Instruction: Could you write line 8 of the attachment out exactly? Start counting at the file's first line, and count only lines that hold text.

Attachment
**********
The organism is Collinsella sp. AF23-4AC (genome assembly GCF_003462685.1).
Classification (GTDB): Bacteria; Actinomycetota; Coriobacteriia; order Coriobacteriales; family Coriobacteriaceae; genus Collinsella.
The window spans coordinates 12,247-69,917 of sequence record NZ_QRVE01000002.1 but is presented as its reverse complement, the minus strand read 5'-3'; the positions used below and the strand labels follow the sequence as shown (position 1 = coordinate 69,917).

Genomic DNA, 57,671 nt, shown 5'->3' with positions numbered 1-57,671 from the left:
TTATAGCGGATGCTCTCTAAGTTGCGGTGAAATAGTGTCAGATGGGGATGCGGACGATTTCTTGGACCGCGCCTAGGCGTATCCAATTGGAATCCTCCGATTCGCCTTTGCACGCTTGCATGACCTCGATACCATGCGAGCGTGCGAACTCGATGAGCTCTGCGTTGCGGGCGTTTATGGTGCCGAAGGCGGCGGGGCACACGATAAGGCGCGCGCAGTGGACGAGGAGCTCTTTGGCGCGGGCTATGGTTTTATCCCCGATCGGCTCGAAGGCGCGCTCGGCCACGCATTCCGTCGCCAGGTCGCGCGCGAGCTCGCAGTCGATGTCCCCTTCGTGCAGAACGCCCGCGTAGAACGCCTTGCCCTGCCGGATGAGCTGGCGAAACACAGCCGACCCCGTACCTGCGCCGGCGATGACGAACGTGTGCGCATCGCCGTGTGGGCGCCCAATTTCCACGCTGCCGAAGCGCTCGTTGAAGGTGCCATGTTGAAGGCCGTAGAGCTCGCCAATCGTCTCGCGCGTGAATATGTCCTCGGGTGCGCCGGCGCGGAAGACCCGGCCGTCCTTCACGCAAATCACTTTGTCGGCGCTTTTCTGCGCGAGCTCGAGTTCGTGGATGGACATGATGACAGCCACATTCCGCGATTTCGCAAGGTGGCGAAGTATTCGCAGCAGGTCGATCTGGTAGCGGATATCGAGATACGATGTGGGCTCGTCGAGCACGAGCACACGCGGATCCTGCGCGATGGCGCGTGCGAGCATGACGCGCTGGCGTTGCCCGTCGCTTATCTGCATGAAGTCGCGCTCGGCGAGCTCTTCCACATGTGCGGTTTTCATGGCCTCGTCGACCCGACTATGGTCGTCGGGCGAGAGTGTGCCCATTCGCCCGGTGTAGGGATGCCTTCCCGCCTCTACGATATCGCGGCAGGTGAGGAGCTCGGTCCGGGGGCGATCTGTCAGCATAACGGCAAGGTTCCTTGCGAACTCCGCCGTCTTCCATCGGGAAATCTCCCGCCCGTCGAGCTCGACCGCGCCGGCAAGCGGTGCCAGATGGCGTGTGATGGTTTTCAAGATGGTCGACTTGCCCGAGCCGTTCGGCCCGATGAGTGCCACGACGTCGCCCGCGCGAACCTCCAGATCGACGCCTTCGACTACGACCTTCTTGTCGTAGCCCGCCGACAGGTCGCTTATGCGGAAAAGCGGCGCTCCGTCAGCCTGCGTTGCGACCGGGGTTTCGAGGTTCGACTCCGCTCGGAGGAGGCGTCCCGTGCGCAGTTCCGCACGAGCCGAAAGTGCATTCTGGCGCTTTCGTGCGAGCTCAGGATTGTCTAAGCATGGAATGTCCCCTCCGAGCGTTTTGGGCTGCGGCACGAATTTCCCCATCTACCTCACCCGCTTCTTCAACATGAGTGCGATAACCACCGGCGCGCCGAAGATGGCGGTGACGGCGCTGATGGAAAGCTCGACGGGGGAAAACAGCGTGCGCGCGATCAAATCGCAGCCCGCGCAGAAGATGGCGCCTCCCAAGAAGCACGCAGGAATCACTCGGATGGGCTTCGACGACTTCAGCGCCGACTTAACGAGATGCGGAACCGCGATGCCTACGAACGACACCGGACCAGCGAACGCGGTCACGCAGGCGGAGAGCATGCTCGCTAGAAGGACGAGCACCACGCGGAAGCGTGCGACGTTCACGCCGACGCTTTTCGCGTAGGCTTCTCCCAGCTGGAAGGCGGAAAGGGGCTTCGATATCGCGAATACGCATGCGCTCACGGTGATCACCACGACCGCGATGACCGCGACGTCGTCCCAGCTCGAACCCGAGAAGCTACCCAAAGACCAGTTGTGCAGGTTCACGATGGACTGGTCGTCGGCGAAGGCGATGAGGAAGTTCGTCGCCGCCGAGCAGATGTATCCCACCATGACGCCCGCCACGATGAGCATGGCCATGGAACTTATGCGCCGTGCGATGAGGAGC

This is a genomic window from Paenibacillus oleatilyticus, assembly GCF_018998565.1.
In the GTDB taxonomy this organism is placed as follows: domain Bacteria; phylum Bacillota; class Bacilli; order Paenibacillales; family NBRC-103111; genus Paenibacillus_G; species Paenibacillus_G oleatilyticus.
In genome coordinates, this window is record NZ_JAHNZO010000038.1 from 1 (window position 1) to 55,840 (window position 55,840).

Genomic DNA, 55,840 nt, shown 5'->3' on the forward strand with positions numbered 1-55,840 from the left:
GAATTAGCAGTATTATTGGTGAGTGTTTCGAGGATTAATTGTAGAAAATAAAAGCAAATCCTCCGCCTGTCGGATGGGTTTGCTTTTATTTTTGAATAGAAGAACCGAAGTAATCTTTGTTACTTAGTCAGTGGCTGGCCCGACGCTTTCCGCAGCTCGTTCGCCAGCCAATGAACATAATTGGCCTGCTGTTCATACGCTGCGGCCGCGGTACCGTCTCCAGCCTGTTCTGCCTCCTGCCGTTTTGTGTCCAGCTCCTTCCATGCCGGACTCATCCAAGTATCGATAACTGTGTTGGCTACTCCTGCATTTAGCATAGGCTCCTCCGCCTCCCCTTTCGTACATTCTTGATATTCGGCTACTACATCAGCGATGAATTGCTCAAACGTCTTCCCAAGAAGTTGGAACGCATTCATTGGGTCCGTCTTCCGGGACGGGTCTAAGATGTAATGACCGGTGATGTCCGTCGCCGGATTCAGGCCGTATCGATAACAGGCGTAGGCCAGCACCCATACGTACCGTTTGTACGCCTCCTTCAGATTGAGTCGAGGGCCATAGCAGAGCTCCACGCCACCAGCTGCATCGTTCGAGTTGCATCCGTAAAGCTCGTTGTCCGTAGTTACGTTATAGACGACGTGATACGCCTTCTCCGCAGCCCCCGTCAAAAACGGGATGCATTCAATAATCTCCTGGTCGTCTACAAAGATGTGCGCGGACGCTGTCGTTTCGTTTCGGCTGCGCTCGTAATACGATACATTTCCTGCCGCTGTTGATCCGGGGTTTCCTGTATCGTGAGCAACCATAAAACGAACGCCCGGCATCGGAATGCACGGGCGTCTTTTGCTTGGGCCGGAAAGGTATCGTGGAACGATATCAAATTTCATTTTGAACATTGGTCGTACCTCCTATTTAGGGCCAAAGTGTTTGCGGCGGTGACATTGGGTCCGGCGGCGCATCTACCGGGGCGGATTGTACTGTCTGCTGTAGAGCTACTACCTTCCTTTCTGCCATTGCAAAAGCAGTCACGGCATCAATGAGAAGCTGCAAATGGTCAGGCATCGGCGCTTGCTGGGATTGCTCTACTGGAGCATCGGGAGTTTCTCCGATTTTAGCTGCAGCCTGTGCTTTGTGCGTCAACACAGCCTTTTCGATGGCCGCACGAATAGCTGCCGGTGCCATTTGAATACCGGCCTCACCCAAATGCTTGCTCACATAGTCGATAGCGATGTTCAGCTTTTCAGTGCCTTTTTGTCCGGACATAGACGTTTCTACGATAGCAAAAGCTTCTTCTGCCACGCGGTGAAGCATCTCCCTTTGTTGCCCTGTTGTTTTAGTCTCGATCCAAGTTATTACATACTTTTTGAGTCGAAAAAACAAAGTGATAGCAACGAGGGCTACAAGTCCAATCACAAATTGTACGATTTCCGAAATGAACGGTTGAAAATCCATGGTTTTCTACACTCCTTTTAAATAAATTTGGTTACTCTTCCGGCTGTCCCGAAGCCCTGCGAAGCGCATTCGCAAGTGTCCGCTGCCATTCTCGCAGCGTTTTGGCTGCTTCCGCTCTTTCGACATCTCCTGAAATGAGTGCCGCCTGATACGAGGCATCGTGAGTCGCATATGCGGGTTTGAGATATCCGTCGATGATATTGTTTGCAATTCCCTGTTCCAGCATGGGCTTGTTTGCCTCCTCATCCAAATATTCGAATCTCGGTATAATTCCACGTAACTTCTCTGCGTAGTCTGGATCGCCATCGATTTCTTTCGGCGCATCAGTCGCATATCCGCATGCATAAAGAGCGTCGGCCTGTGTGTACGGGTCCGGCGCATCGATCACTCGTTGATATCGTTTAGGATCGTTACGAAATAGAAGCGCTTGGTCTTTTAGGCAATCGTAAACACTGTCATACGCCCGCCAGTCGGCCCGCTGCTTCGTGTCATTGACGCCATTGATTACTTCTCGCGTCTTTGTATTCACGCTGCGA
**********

In genome coordinates, this window is record NZ_JAHNZO010000038.1 from 1 (window position 1) to 55,840 (window position 55,840).